The Gulf, Colorado & Santa Fe Railway Company was chartered in 1873 by a group of Galveston merchants and businessmen seeking a direct connection to the Texas interior. The only access to the Texas rail network for Galveston was through Houston and that was a major problem as Houston was Galvestons main trading competition. Houston had a history of placing travel restrictions on Galveston travelers due to Yellow Fever outbreaks. It is not surprising that Houston would use this power excessively to inhibit Galvestons trade with the Texas interior. Galveston sought out to create its own railway network that would bypass Houston giving them independent access to the Texas interior.
Construction of the G.C. & S.F. Railroad began in 1875. The first few years were tough on the railroad due to limited funding and unfortunate events. On April 15, 1879 after a foreclosure the company was bought on the Galveston Courthouse steps for $200,000 by Gerge Sealy and his investors. Nearly all of his investors that backed the loan had a railway station named after them including Kopperl, Rosenberg, Moody, Sealy, Kempner, Heidenheimer, Somerville, Dyper, Blum, Rogers, and Wallis.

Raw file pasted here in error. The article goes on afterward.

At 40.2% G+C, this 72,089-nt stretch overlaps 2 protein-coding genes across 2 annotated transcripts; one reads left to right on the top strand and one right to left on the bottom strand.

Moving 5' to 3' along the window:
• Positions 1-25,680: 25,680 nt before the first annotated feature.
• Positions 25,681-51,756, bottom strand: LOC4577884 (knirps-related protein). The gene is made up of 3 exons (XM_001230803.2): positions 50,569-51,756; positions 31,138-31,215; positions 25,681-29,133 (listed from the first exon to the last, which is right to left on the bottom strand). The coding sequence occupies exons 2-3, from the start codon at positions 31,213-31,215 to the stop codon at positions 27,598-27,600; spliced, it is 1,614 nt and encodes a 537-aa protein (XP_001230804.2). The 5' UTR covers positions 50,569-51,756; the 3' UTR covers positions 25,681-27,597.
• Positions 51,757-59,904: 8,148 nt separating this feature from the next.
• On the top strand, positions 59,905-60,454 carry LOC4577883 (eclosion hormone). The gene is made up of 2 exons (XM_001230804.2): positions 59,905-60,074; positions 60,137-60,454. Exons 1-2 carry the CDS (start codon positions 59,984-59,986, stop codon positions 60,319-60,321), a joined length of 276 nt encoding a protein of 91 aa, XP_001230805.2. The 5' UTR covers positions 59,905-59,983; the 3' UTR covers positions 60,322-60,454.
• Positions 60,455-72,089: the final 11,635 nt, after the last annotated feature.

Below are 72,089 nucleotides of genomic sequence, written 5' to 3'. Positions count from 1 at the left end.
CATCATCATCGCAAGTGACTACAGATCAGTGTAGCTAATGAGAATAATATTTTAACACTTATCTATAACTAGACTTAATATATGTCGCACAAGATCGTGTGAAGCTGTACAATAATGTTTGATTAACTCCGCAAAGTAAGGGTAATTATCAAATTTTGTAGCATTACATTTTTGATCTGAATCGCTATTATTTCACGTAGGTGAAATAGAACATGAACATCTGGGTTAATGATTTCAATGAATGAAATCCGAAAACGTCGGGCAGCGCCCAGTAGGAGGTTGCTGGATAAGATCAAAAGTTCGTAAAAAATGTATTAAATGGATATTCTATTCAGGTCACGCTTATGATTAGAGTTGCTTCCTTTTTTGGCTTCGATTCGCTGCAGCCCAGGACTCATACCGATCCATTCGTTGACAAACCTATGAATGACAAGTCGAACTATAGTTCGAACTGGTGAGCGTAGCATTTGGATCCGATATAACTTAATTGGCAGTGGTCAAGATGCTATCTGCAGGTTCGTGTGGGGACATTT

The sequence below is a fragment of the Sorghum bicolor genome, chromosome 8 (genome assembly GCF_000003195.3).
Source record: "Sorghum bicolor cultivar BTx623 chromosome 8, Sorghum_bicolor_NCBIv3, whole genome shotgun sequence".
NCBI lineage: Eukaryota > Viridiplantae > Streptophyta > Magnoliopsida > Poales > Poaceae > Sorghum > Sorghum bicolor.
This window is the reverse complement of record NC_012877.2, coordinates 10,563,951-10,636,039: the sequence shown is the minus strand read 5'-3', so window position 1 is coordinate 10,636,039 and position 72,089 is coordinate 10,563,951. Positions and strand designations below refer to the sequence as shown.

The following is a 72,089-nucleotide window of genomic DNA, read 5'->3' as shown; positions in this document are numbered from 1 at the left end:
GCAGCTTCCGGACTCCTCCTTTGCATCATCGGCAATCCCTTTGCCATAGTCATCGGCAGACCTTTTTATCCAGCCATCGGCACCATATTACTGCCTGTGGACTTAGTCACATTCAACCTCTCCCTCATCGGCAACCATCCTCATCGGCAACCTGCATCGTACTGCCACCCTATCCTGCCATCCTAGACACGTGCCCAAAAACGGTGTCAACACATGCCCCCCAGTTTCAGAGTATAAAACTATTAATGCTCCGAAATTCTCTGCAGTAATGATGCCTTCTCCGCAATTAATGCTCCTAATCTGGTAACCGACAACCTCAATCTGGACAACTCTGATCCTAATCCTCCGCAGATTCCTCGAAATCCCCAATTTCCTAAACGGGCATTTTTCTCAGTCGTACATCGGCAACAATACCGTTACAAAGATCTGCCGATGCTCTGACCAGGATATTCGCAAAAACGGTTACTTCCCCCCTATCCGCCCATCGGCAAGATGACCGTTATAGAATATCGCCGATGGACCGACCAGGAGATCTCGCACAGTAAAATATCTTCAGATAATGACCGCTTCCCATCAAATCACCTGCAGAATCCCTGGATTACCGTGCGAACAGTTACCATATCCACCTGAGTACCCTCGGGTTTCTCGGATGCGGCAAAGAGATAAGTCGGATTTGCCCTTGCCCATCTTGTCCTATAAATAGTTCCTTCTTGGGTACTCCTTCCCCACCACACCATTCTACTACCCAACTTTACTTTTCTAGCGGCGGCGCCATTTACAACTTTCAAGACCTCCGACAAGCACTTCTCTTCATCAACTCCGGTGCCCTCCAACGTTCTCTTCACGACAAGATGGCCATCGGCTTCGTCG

Freed of debt by the foreclosure, the company was able to resume construction northward. The new owners of the Gulf, Colorado and Santa Fe wasted no time and their rails quickly stretched north over fairly gentle terrain. By the end of 1879 the line was open to Rosenberg, and by December of 1880 it had reached Cameron. In 1881 a branch line connected Temple to Cleburne. It is on this line that the towns of Kopperl and Blum were established. The line then went on to Fort Worth. Here northward construction stopped for the time being. The cotton trade across the central one third of the state was thus profitably captured for the Galveston export trade, and no longer would Texas growers in that territory seek market outlets at New Orleans or Houston without consideration of Galveston. The G.C. & S.F. Railroad strived for many years and although the tracks were moved outside of Kopperl when Lake Whitney was built in the 1950s the railroads rail routes are still in use to this day. There is a great website that can be referenced for a more detailed and complete history on the G.C. & S.F. Railroad by clicking here.